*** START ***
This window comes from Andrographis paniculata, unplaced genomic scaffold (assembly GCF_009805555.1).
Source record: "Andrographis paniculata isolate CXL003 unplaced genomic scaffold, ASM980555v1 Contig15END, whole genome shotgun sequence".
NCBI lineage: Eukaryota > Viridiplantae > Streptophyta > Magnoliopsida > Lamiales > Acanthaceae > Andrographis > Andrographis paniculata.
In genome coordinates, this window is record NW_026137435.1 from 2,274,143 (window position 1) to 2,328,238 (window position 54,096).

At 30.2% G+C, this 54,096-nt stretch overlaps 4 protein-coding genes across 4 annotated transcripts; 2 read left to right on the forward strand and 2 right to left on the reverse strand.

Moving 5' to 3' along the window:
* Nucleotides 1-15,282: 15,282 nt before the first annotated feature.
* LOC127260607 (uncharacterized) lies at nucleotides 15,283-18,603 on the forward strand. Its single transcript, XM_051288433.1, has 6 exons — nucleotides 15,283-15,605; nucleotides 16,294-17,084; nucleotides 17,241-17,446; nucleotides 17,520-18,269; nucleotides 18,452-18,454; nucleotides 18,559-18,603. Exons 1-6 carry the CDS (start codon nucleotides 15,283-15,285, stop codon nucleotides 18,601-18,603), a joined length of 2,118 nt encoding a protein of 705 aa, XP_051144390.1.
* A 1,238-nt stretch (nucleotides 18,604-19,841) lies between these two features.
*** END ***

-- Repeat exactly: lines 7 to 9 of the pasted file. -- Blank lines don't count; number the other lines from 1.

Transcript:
* Nucleotides 1-15,282: 15,282 nt before the first annotated feature.
* LOC127260607 (uncharacterized) lies at nucleotides 15,283-18,603 on the forward strand. Its single transcript, XM_051288433.1, has 6 exons — nucleotides 15,283-15,605; nucleotides 16,294-17,084; nucleotides 17,241-17,446; nucleotides 17,520-18,269; nucleotides 18,452-18,454; nucleotides 18,559-18,603. Exons 1-6 carry the CDS (start codon nucleotides 15,283-15,285, stop codon nucleotides 18,601-18,603), a joined length of 2,118 nt encoding a protein of 705 aa, XP_051144390.1.
* A 1,238-nt stretch (nucleotides 18,604-19,841) lies between these two features.